7. Sapienza, Paola, 2004. "The effects of government ownership on bank lending," Journal of Financial Economics, Elsevier, vol. 72(2), pages 357-384, May.
  8. Frederick T. Furlong, 1988. "Changes in bank risk," FRBSF Economic Letter, Federal Reserve Bank of San Francisco, issue mar25.
  9. Demirguc-Kunt, Asli & Detragiache, Enrica, 2002. "Does deposit insurance increase banking system stability? An empirical investigation," Journal of Monetary Economics, Elsevier, vol. 49(7), pages 1373-1406, October.
  10. Hyytinen, Ari & Takalo, Tuomas, 2002. "Enchancing Bank Transparency : A Re-assessment," Discussion Papers 828, The Research Institute of the Finnish Economy.
  11. Claudio Borio & Craig Furfine & Philip Lowe, 2001. "Procyclicality of the financial system and financial stability: issues and policy options," BIS Papers chapters, in: Bank for International Settlements (ed.), Marrying the macro- and micro-prudential dimensions of financial stability, volume 1, pages 1-57 Bank for International Settlements.
  12. Isabel Schnabel, 2005. "The Role of Liquidity and Implicit Guarantees in the German Twin Crisis of 1931," Working Paper Series of the Max Planck Institute for Research on Collective Goods 2005_5, Max Planck Institute for Research on Collective Goods.
  13. Schnabel, Isabel, 2002. "The German Twin Crisis of 1931," Sonderforschungsbereich 504 Publications 02-48, Sonderforschungsbereich 504, Universität Mannheim & Sonderforschungsbereich 504, University of Mannheim.
  14. Reint Gropp & Jukka Vesala, 2002. "Deposit insurance, moral hazard, and market monitoring," Proceedings 823, Federal Reserve Bank of Chicago.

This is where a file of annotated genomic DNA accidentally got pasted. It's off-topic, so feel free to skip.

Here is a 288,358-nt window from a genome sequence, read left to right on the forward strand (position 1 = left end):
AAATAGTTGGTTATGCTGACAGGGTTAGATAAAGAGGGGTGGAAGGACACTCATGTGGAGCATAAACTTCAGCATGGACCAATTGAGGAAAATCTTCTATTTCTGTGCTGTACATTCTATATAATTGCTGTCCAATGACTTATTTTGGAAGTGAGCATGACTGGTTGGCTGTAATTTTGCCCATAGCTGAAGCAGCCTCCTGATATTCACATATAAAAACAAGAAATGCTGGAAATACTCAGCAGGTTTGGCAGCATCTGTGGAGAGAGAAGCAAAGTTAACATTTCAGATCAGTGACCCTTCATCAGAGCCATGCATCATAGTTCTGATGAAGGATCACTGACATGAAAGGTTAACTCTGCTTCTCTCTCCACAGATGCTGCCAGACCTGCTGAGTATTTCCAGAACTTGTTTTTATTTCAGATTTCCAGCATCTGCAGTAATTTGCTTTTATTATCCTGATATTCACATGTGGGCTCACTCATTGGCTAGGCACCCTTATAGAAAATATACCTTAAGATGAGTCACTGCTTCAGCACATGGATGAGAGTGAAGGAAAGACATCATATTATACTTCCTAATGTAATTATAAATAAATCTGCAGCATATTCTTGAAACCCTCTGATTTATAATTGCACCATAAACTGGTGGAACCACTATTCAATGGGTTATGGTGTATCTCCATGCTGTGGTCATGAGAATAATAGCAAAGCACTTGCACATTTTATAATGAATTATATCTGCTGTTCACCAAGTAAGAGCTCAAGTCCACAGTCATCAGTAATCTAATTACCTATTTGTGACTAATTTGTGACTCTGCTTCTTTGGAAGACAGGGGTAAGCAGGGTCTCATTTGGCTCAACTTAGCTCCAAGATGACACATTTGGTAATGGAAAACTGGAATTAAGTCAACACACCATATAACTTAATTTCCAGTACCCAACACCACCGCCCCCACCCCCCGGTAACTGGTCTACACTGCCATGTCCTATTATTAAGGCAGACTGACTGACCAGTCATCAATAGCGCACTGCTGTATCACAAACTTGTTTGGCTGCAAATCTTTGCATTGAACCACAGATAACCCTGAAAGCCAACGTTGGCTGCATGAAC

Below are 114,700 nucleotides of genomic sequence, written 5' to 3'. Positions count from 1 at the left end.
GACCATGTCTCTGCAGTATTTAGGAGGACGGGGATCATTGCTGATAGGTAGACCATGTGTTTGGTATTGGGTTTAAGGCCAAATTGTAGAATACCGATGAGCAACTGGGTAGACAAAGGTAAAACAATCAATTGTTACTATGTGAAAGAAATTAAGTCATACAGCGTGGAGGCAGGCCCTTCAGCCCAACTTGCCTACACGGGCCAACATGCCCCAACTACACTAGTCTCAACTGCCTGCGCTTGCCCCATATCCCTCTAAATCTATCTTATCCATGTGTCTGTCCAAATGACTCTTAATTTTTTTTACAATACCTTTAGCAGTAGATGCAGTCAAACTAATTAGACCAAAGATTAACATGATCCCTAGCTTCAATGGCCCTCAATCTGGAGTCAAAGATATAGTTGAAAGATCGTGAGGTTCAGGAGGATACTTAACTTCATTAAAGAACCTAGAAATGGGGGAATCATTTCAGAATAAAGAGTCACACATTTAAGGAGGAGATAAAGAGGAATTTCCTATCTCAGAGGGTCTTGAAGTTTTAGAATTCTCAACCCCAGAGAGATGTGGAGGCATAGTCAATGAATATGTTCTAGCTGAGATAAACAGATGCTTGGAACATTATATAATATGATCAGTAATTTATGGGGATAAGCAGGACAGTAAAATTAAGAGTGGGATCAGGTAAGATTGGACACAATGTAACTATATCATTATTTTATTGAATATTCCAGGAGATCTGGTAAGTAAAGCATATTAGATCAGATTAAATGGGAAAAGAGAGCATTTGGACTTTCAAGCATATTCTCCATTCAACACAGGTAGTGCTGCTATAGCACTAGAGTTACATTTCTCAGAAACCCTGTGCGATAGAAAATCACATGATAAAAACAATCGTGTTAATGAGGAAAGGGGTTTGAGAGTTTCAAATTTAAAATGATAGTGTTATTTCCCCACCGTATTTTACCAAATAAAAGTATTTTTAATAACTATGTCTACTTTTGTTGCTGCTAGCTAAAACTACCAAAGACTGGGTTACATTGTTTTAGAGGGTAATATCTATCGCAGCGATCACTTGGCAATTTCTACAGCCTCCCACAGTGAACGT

15. Cordella, Tito & Yeyati, Eduardo Levy, 2003. "Bank bailouts: moral hazard vs. value effect," Journal of Financial Intermediation, Elsevier, vol. 12(4), pages 300-330, October.
  16. Demsetz, Rebecca S & Strahan, Philip E, 1997. "Diversification, Size, and Risk at Bank Holding Companies," Journal of Money, Credit and Banking, Blackwell Publishing, vol. 29(3), pages 300-313, August.
  17. Boyd, John H. & Runkle, David E., 1993. "Size and performance of banking firms : Testing the predictions of theory," Journal of Monetary Economics, Elsevier, vol. 31(1), pages 47-67, February.
  18. Gropp, Reint & Vesala, Jukka & Vulpes, Giuseppe, 2006. "Equity and Bond Market Signals as Leading Indicators of Bank Fragility," Journal of Money, Credit and Banking, Blackwell Publishing, vol. 38(2), pages 399-428, March.
  19. Allen, Franklin & Gale, Douglas, 2004. "Competition and Financial Stability," Journal of Money, Credit and Banking, Blackwell Publishing, vol. 36(3), pages 453-80, June.
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  1. Thoughts on the future of banking in Ireland…
    by brianmlucey in Brian M. Lucey on 2012-01-21 07:32:45
  2. Introducing a Series on Large and Complex Banks
    by Blog Author in Liberty Street Economics on 2014-03-25 16:00:00